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Opinion Wendy Davis: The 15-minutes and more

Wendy Davis: The 15-minutes and more

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Robert Francis
Robert Francis
Robert is a Fort Worth native and longtime editor of the Fort Worth Business Press. He is a former president of the local Society of Professional Journalists and was a freelancer for a variety of newspapers, weeklies and magazines, including American Way, BrandWeek and InformatonWeek. A graduate of TCU, Robert has held a variety of writing and editing positions at publications such as the Grand Prairie Daily News and InfoWorld. He is also a musician and playwright.


Can those 15-minutes of fame take off like a rocket or what? The latest example last week was our own Sen. Wendy Davis, whose filibuster of an abortion bill became a national and social media phenomenon. How long will it last? For those of us in the media, Davis’ story is fairly well-known, but the Cliff Notes version is that she began working after school at age 14 to help support her single mother and three siblings, according to her campaign website. She went to Tarrant County College, then transferred to Texas Christian University. She went on to graduate with honors from Harvard Law School at the age of 33. After being defeated once in a run for Fort Worth City Council, she won a council seat before upsetting an incumbent Republican for a seat in the state Senate. I haven’t had too much interaction with Davis, though as a councilmember she represented my old stomping ground on the south side. Her early years in politics, both on the council and in the state Senate coincided with the growth of the Barnett Shale. She occasionally proposed or supported legislation viewed with alarm by many energy industry officials. They’re easily alarmed, I should add. Around the same time, the Fort Worth Business Press sponsored several Energy Forums, usually with a theme. At one, we focused on legislation and invited Davis to speak. She accepted and we all wondered what kind of reception she would receive. While we had an audience composed of a variety of viewpoints, most were involved in the energy industry. This was, I should point out, before movies like Gasland made fracking a cause celeb, but it was still a fractious issue, no pun intended. We had a smorgasbord of points of view on the panel, but Davis was the lone Democrat. I was the Master of Ceremonies for these early morning events, so I got to introduce everyone and handle the questions. I introduced her and sat down. She was tremendous. I can’t recall who else was on the panel that morning, but you couldn’t forget Davis. Even those who I knew opposed her left the room that morning respecting her. What did she do? For one thing, she was prepared. Maybe it was her Harvard Law School education, but she knew the issues from right, left, center, north, south, east and west. She also told the energy industry officials there straight up that they needed to get ready. It was coming, she said. A lot of citizens didn’t understand their business and they were going to propose all sorts of rules that made no sense simply because they didn’t understand the industry. She was spot on. While standing during the filibuster, Davis wore pink running shoes that have now become a symbol of her battle. That day at the Energy Forum as she demonstrated her array of elegantly-wielded political skills to a roomful of doubters, skeptics and admirers, she wore some fuchsia (I believe) shoes that perfectly matched her outfit. She knew the issues and she knew how to accessorize. No wonder she’s living out her 15 minutes and maybe more.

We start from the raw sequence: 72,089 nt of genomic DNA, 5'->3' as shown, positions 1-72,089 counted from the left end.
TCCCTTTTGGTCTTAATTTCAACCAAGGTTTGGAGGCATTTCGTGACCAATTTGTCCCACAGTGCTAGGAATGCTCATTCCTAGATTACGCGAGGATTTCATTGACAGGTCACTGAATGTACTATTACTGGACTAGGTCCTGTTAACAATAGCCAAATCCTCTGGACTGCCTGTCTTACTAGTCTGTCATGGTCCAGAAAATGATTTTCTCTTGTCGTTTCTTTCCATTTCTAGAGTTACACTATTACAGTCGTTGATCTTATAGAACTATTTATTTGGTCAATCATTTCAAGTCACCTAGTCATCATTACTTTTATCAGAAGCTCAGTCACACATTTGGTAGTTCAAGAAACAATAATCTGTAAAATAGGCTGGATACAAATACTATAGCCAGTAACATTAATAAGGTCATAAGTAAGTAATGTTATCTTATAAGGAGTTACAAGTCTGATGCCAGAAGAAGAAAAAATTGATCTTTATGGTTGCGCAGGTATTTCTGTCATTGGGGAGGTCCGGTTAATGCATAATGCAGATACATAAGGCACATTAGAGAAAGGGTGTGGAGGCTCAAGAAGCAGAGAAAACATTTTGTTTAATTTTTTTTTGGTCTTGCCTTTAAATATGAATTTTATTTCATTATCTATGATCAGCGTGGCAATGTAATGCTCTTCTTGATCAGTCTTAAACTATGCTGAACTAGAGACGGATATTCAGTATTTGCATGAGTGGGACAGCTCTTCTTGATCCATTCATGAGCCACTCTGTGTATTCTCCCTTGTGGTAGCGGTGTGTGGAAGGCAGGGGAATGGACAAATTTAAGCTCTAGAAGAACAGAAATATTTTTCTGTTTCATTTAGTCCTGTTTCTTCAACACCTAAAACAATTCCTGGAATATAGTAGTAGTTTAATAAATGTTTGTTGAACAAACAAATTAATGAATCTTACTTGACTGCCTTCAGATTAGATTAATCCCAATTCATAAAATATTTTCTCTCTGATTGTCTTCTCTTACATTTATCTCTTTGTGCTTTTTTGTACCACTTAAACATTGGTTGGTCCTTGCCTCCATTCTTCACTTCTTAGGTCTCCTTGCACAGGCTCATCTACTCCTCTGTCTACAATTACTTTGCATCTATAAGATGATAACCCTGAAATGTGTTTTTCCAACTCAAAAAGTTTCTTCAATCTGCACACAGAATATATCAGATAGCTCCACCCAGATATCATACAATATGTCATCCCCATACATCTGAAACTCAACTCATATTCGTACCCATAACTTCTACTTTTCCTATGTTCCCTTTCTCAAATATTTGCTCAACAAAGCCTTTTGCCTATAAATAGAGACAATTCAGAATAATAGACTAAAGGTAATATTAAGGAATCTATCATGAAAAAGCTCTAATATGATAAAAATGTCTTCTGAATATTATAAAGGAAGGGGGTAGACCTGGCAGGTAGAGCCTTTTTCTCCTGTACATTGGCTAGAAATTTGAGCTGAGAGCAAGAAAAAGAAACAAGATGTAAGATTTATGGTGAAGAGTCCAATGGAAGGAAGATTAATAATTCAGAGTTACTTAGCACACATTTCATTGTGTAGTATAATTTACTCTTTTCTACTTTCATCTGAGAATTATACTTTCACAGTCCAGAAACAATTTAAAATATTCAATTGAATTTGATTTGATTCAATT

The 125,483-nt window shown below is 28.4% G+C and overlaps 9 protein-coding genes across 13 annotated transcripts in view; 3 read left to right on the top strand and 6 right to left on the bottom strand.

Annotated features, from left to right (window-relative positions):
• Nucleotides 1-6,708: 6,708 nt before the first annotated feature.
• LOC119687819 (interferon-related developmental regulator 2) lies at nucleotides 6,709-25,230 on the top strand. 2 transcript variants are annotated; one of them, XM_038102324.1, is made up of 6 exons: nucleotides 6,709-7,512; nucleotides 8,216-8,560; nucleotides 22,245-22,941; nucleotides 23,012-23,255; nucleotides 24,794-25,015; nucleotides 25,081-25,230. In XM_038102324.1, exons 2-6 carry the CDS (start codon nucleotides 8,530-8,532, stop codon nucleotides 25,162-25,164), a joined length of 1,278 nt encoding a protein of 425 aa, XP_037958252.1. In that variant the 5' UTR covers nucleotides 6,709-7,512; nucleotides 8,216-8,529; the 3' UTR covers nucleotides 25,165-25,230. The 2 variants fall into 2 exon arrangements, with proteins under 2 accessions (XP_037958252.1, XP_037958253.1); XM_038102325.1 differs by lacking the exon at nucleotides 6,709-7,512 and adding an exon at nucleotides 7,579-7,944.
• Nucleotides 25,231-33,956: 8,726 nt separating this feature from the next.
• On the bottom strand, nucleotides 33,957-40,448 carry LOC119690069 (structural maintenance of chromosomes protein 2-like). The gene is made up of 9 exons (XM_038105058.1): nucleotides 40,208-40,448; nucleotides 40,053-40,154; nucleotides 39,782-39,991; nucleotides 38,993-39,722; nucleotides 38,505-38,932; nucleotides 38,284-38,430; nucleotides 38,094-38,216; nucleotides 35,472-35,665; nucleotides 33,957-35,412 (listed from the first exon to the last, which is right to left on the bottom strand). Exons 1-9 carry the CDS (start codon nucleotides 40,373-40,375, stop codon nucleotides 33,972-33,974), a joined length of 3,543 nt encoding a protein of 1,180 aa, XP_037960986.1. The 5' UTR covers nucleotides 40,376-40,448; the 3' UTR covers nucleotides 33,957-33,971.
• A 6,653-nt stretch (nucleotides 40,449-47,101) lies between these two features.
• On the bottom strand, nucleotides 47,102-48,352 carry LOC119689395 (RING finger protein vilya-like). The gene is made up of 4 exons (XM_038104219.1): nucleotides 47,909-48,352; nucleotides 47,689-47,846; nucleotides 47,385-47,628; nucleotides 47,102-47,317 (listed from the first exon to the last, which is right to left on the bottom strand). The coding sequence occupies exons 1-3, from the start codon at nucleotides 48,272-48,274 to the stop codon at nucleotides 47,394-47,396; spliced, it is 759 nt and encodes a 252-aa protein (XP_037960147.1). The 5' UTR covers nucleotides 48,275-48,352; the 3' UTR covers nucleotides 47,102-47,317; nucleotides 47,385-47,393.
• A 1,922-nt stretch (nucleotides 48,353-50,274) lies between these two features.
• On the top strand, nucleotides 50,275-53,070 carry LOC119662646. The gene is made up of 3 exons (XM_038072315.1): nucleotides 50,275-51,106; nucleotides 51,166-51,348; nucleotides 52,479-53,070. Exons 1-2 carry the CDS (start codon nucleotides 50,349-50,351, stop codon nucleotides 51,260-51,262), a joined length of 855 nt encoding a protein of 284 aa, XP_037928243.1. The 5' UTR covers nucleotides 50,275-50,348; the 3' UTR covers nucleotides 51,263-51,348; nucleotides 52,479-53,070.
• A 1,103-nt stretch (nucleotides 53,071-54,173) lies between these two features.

In Market is a column written from the perspective of a plugged-in business journalist about business happenings in and around Tarrant County. Got an idea for In Market? Robert Francis can be reached at rfrancis@bizpress.net.  

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